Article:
Phone Unlocking More Popular Than Ever Since Becoming Illegal In January

 @redletterdave
on August 13 2013 10:53 AM
Cellphones
The practice of "unlocking," or configuring a mobile phone to avoid specific carrier network restrictions, has been illegal since Jan. 26, 2013. Reuters

After the Copyright Office and Library of Congress removed the Digital Millennium Copyright Act exemption for unlocking cell phones in November, anyone unlocking a new cell phone or providing unlocking services after Jan. 26 could risk up to five years of jail time for each offense. And yet, in the seven months since cell phone unlocking became illegal in the U.S., there’s evidence that cell phone unlocking is more popular than ever among American consumers.

According to Darren Kingman from U.K.-based Mobile Unlocked, a site dedicated to helping users unlock their phones remotely, there’s been a significant jump in the number of phones being unlocked by U.S. customers since the law took effect in January, and sales have increased by 71 percent.

“U.S. traffic was just 8 percent of our site,” Kingman told VentureBeat. “The other 80-90 percent has not seen a similar jump.”

The exemption to the DMCA was removed by James Billington and the Library of Congress because, in their opinion, consumers had enough choice already if they purchase unlocked phones instead of purchasing their phones for a reduced rate thanks to carrier subsidies. But many Americans don’t agree with the law change, which arguably keeps the power in the hands of phone carriers and manufacturers by protecting their profits, which is why an official White House petition started by San Francisco resident Sina Khanifar garnered more than 100,000 signatures and official support from the White House itself.

“The White House agrees with the 114,000+ of you who believe that consumers should be able to unlock their cell phones without risking criminal or other penalties,”  R. David Edelman, the White House’s senior adviser for Internet, Innovation & Privacy, said in the official White House response to the successful petition. “In fact, we believe the same principle should also apply to tablets, which are increasingly similar to smart phones. And if you have paid for your mobile device, and aren't bound by a service agreement or other obligation, you should be able to use it on another network. It's common sense, crucial for protecting consumer choice, and important for ensuring we continue to have the vibrant, competitive wireless market that delivers innovative products and solid service to meet consumers' needs.”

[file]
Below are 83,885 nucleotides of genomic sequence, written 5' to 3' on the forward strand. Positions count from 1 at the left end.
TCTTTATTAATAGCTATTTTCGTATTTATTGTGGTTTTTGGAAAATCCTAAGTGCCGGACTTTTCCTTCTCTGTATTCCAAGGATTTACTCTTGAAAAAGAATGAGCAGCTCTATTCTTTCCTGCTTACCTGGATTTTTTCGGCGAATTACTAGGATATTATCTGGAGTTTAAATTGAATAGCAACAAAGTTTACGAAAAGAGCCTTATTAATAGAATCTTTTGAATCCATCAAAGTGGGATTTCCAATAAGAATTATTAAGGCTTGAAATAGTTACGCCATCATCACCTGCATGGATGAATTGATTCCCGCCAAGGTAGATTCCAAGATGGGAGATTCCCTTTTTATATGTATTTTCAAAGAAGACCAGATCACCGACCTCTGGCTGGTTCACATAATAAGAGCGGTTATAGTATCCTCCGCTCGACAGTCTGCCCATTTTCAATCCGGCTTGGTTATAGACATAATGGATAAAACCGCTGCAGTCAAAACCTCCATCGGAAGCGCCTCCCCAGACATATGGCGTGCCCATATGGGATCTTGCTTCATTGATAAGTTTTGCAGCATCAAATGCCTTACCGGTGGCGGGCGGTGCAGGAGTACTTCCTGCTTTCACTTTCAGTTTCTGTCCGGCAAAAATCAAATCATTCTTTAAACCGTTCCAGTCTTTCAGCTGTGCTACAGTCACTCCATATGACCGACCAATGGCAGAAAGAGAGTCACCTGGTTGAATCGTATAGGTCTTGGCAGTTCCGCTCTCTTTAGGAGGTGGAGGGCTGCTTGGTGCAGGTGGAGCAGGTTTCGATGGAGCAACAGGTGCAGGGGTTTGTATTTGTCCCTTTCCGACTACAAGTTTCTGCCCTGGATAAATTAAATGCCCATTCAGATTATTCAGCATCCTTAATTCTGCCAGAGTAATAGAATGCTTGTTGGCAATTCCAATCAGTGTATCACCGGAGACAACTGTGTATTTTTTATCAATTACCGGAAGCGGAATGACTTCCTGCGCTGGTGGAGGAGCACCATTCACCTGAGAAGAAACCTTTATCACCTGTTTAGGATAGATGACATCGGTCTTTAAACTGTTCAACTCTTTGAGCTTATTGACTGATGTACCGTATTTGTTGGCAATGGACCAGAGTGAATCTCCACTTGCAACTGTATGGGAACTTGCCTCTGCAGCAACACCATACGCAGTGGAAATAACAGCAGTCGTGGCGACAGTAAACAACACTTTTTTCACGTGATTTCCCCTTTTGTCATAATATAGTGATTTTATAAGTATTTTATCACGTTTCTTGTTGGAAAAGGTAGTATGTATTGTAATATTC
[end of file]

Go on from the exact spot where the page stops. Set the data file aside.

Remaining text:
The White House said all consumers “deserve” the flexibility of activating a mobile device – including those received as gifts – on another network to best meet your needs, “even if it isn’t the one on which the device was first activated.” Edelman added that the White House respects the law that allows the Librarian of Congress “to establish or eliminate exceptions,” but adds that the White House and Library of Congress “agree that the DMCA exception process is a rigid and imperfect fit for this telecommunications issue, and we want to ensure this particular challenge for mobile competition is solved.”

Legislation to make unlocking cell phones legal, also known as the Unlocking Consumer Choice and Wireless Competition Act, is still months away from becoming a reality. The bill was most recently approved by the House Judiciary Committee on July 31, but the bill now moves to the House floor, which is somewhat alarming considering that this 113th Congress is officially the least productive Congress since World War II, passing only 18 total bills thus far.

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